Off to the races with Maine’s gubernatorial contest

So we have our first officially credible candidate, State Treasurer Terry Hayes, of the 2018 gubernatorial cycle. Hayes is currently unenrolled and will be running as an independent.

I say “officially credible,” of course, because she is not the very first human being to file for the race. She just happens to be the first one with a chance north of zero of actually being elected.

Hayes is a fascinating person. Like many recent independent candidates in Maine, she is a disaffected former Democrat. The falling out with her former party relates to a lost bid for the House speakership (to Mark Eves) and her disagreement with the party’s more combative, progressive direction in recent years.

Hayes may be the first candidate, but she certainly won’t be the last. Indeed, as I was writing this column, Democrat Adam Cote became the first officially credible candidate of his party to throw his hat in the ring.

But most of the big fish are still on the sidelines.

Last Monday, while appearing on Portland radio station WGAN’s Morning News program, a show I co-host, Sen. Susan Collins made it clear that she was thinking about running.

“I am looking at where I can do the most good for the people of Maine,” she said. “Coming to be governor, if I were fortunate enough to be elected…you can work on issues that I care a lot about, like economic development, jobs, education.”

She continued, repeatedly saying that she would have to weigh the impact she could have in Washington versus what she could do in Augusta. “I’m being totally honest with you,” she said to us, “I truly don’t know. I really don’t. It’s a hard decision.”

Collins would later tell CNN that she would make a decision by the fall. That decision is likely going to be the determining factor in a lot of other people’s decisions.

If Collins takes a pass, there is likely to be an avalanche of people throwing their hat in the ring on the Republican side.

The Blaine House in Augusta pictured in 2013. Carter McCall | BDN

The first big name people will wonder about outside Collins is Bruce Poliquin. The second-term congressman is very popular in the Second District and has two battle-hardened congressional races behind him. Will the siren song of the Blaine House convince him to throw his hat in? Betting lines inside Augusta seem to be skeptical he will, but if he does he would be a powerful contender.

Then there is Health and Human Services Commissioner Mary Mayhew, who has been the most oft-repeated candidate, with or without Collins in the race. Given her high profile in the LePage administration, she is often thought of as one of the more natural heirs to the LePage political enterprise. Still, she is her own person with a very different story to tell and political base to work with, and there are many others she may have to elbow out of the way.

Senate Majority Leader Garrett Mason has also been rather open about his interest in potentially running for the job. As a young, articulate, accomplished conservative with a very effective grassroots army behind him, he would certainly have a good argument.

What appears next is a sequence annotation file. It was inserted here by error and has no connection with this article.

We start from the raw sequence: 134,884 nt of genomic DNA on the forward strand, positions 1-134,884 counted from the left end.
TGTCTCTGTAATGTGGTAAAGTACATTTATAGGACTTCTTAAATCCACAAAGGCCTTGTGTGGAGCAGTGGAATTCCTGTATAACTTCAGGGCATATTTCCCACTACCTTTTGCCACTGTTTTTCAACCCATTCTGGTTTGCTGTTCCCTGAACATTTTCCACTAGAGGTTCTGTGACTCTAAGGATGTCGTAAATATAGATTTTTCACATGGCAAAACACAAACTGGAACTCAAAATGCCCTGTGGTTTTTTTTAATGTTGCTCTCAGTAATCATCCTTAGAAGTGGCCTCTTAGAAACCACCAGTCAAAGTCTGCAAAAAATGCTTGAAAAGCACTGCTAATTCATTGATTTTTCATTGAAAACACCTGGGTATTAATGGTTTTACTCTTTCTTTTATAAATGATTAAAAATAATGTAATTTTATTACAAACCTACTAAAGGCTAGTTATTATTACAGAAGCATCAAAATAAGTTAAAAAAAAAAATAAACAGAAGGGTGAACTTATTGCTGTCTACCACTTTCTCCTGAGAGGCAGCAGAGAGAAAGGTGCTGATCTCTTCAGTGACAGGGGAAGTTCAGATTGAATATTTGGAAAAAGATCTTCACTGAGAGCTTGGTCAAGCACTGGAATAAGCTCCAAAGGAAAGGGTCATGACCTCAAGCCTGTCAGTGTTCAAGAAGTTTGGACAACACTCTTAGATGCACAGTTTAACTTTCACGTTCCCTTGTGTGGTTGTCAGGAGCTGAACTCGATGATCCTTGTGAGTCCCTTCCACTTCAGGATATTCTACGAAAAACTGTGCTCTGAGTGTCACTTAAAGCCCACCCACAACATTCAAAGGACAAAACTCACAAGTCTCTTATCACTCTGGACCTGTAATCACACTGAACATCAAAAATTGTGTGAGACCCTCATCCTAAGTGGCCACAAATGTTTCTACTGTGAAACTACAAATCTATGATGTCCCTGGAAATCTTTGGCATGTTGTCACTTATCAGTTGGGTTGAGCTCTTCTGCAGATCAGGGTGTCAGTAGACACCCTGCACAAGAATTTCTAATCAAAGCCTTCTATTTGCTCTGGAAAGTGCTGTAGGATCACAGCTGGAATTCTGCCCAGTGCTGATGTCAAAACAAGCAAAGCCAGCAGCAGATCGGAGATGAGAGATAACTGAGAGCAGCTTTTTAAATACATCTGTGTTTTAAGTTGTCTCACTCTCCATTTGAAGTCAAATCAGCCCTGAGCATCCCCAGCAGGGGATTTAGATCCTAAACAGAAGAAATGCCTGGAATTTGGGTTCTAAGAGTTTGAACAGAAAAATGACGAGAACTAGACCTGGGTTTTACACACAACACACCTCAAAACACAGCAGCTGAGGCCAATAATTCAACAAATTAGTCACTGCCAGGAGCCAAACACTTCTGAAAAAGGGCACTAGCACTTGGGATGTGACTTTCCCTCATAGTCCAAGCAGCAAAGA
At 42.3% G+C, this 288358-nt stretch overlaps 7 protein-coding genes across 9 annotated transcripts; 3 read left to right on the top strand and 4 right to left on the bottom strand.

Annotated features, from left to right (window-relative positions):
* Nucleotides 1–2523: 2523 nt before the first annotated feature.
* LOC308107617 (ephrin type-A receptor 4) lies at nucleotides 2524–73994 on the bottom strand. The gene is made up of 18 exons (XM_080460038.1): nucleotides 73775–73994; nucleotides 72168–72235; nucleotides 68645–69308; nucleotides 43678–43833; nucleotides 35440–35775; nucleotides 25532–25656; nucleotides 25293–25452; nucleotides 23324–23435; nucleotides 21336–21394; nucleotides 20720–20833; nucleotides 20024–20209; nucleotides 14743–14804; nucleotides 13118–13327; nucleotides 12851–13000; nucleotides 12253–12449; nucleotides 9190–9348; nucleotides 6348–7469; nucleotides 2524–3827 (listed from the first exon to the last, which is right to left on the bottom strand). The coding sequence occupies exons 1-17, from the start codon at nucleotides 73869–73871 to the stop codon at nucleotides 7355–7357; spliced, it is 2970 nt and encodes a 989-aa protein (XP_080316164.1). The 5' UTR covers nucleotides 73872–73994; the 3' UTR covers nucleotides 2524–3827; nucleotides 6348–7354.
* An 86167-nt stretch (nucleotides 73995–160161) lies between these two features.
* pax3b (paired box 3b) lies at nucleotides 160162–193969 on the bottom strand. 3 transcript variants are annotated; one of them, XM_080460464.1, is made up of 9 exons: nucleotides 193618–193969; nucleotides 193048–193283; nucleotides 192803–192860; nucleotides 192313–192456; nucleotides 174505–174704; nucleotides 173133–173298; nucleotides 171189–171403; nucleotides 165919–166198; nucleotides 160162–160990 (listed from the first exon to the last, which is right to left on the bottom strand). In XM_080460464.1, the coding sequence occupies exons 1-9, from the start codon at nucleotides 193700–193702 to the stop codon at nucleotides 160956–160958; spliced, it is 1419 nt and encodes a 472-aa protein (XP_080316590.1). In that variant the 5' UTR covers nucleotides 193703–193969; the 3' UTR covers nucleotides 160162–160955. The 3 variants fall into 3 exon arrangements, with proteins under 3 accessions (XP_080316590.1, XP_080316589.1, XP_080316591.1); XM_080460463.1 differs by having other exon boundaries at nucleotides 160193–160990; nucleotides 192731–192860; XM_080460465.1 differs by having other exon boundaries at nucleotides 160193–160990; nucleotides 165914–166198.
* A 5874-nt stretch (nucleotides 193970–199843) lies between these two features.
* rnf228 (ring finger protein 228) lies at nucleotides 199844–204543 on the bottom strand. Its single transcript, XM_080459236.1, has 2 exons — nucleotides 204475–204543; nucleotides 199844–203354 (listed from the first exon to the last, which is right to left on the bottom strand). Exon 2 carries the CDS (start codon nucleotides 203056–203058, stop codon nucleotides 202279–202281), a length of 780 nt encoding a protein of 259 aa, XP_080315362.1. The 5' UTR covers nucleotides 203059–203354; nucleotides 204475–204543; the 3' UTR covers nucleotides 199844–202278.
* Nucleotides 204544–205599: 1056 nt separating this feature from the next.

Former Senate President and two-term Maine Republican Party Chairman Rick Bennett has also been more or less open about the possibility. He can point to a lot of success for the Republican Party under his watch and a collaborative approach in government, and make a good case.

Other names frequently included in the “maybe” camp include former House Republican Leader Josh Tardy, former state Sen. Phil Harriman, and current state Sen. Roger Katz. Each of these people would be a potential threat to win, to varying degrees. There are almost certainly others.

But I expect many will wait to see what Collins does. If she runs, most won’t bother — though I suspect she will still have to deal with at least one credible conservative challenger who has the potential to beat her no matter what — and if she takes a pass, everyone will jump in.

On the Democratic side, in addition to Cote, you’ll likely see Eves, former Senate President Justin Alfond, car magnate Adam Lee, Attorney General Janet Mills as well as perhaps Secretary of State Matt Dunlap and North Woods advocate Lucas St. Clair. You might even see Chellie Pingree jump in, though my guess would be not at this point.

And of course, Hayes and potentially Shawn Moody running as independents.

All told, we could have upwards of 20 people vying to replace Paul LePage in what will be one of the most hotly contested open gubernatorial seats in Maine history. Get ready.

Matthew Gagnon

About Matthew Gagnon

Matthew Gagnon, of Yarmouth, is the Chief Executive Officer of the Maine Heritage Policy Center, a free market policy think tank based in Portland. Prior to Maine Heritage, he served as a senior strategist for the Republican Governors Association in Washington, D.C. Originally from Hampden, he has been involved with Maine politics for more than a decade.